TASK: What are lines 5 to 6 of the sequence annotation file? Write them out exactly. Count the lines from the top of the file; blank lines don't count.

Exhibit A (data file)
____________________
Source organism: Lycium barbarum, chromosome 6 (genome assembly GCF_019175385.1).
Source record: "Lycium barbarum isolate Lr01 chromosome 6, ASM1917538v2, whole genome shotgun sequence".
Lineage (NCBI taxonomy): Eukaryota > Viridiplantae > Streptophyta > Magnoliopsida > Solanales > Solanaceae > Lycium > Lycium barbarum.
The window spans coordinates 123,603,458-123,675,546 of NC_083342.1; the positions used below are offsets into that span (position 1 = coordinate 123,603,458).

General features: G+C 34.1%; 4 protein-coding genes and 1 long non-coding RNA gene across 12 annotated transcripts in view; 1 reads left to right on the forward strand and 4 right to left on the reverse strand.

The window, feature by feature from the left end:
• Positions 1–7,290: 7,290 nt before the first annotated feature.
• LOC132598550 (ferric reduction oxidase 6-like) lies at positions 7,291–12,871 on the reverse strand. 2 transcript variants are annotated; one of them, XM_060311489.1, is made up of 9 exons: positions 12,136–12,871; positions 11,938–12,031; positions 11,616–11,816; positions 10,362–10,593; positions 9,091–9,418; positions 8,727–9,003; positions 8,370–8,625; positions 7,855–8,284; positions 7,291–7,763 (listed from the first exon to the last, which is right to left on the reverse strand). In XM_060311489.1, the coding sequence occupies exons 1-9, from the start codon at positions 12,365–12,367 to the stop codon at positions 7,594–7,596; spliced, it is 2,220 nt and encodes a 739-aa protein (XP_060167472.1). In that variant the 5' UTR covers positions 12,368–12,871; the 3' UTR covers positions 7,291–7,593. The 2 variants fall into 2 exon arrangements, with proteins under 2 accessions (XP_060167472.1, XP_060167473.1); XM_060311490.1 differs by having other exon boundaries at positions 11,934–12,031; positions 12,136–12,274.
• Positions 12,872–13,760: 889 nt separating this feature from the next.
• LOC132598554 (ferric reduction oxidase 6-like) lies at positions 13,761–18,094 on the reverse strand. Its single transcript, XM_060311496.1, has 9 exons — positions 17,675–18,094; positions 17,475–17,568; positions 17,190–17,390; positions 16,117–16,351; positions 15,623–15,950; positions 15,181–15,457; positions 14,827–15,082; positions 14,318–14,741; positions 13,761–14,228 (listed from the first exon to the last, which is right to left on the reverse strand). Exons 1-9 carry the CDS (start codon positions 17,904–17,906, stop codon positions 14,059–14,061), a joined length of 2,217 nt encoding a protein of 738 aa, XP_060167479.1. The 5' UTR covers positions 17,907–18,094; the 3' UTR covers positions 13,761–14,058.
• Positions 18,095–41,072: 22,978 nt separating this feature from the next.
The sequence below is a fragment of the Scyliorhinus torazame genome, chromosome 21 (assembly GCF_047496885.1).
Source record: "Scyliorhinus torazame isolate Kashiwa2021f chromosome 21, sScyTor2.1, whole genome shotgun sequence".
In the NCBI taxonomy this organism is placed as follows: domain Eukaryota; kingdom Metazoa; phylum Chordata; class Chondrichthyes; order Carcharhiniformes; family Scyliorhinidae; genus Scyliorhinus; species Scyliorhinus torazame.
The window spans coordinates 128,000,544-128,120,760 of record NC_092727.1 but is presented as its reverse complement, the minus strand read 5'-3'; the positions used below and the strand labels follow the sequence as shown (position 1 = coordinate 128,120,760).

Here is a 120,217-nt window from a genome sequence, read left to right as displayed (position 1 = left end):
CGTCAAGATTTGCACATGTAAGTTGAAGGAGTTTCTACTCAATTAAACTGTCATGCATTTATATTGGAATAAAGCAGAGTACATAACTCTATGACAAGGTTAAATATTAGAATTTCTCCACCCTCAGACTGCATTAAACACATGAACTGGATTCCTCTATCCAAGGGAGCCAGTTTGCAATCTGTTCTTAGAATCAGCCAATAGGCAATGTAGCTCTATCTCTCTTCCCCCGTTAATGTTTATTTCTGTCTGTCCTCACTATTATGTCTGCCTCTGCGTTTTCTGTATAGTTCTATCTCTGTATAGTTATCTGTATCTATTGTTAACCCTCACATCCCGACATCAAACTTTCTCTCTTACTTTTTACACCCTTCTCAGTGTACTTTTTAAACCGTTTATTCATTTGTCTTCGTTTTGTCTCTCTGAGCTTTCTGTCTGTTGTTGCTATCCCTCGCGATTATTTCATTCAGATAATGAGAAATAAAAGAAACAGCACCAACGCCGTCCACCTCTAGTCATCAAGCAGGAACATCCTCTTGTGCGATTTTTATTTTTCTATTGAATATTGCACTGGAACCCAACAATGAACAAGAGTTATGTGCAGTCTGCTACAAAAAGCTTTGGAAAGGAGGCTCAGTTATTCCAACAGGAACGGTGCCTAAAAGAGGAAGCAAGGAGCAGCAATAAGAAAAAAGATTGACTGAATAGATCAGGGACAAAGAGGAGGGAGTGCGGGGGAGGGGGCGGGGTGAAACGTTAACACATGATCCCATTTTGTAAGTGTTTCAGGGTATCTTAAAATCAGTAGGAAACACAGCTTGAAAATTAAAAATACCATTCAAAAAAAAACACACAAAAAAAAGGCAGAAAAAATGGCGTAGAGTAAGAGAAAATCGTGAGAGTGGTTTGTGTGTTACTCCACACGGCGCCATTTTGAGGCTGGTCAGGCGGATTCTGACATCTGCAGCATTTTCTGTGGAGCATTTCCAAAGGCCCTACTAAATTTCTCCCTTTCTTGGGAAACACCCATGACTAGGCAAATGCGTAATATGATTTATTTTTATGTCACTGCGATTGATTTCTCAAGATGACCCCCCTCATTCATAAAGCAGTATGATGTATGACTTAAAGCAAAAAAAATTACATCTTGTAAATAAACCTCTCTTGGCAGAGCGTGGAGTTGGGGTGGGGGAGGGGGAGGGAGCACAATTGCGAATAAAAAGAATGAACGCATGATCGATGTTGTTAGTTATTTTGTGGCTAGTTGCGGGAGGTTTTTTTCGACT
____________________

General features: G+C 34.1%; 4 protein-coding genes and 1 long non-coding RNA gene across 12 annotated transcripts in view; 1 reads left to right on the forward strand and 4 right to left on the reverse strand.

The window, feature by feature from the left end: